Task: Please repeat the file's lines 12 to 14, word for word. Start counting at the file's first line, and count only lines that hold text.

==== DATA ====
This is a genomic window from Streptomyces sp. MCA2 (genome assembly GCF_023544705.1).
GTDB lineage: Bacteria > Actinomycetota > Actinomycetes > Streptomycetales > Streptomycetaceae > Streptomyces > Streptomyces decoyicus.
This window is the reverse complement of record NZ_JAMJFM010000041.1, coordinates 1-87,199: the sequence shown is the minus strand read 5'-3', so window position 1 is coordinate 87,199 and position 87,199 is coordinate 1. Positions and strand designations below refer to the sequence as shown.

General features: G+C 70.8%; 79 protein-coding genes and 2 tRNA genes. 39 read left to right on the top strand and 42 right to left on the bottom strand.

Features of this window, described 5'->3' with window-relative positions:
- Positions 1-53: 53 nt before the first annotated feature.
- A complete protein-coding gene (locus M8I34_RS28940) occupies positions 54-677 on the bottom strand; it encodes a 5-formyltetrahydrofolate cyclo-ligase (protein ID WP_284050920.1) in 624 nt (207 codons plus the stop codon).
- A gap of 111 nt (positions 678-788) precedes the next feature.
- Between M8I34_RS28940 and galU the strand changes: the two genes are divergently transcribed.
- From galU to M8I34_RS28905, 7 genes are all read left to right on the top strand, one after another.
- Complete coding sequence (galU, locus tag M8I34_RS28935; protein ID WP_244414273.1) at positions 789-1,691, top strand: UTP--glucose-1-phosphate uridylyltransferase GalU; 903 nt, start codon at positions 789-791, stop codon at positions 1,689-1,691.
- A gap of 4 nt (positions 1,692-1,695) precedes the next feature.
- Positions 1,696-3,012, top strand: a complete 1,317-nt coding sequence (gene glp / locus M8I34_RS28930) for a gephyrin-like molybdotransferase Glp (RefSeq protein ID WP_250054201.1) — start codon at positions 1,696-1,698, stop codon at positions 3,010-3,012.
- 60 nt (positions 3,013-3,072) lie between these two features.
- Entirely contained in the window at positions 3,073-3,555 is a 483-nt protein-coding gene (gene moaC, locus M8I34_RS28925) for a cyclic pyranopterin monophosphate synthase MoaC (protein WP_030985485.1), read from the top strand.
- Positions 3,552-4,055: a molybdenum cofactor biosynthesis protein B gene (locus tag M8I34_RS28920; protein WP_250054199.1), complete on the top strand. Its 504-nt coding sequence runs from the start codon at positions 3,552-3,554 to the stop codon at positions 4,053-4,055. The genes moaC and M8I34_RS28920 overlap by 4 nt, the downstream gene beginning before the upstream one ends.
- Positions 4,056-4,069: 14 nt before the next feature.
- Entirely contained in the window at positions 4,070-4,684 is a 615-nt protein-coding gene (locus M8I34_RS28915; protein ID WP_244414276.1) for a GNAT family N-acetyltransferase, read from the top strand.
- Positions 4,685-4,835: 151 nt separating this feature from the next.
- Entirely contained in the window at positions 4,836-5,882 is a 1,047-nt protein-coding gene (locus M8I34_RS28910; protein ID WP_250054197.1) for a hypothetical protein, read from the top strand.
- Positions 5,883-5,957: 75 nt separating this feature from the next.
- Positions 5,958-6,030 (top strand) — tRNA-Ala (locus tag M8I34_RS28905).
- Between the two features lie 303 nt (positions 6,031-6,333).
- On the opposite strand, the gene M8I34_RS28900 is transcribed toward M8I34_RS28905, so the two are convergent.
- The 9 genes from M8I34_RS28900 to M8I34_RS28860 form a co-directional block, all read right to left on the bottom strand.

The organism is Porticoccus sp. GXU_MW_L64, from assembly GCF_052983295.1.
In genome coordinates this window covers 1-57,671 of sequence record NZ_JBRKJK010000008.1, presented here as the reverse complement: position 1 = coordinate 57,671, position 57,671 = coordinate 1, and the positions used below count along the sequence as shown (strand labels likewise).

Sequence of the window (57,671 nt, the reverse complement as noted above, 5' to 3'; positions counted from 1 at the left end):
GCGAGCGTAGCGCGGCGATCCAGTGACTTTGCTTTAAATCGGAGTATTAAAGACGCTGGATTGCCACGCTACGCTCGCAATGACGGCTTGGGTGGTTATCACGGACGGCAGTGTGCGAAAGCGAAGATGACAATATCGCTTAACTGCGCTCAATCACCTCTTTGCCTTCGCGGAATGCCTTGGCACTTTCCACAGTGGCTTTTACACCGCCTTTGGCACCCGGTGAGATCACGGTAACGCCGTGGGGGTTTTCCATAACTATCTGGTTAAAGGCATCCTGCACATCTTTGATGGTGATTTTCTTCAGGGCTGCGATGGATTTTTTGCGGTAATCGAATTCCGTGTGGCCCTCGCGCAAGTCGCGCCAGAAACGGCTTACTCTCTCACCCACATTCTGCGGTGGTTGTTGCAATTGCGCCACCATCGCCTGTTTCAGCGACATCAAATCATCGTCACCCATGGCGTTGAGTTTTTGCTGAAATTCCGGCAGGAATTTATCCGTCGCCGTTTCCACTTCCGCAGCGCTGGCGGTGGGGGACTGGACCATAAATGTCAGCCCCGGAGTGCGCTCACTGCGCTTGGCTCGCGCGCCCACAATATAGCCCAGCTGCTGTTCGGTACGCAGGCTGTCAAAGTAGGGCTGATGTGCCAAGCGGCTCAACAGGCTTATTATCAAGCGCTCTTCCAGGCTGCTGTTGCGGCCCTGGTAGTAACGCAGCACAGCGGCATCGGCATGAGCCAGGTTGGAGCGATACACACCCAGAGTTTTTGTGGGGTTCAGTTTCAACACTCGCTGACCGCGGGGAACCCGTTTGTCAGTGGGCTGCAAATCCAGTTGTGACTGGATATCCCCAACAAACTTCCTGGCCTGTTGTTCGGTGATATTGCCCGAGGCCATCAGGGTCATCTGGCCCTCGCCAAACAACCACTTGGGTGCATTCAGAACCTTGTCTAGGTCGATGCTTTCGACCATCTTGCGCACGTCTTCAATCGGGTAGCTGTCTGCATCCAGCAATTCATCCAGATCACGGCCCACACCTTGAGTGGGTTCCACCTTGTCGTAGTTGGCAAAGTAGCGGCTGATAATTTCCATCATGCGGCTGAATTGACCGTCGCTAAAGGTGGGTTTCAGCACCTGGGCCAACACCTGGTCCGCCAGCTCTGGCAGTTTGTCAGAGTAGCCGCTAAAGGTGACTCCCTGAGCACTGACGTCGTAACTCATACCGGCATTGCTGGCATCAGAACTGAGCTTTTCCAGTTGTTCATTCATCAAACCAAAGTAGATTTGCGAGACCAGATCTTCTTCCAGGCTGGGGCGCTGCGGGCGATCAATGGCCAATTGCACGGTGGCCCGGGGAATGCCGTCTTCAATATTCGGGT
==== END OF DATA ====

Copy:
- A gap of 4 nt (positions 1,692-1,695) precedes the next feature.
- Positions 1,696-3,012, top strand: a complete 1,317-nt coding sequence (gene glp / locus M8I34_RS28930) for a gephyrin-like molybdotransferase Glp (RefSeq protein ID WP_250054201.1) — start codon at positions 1,696-1,698, stop codon at positions 3,010-3,012.
- 60 nt (positions 3,013-3,072) lie between these two features.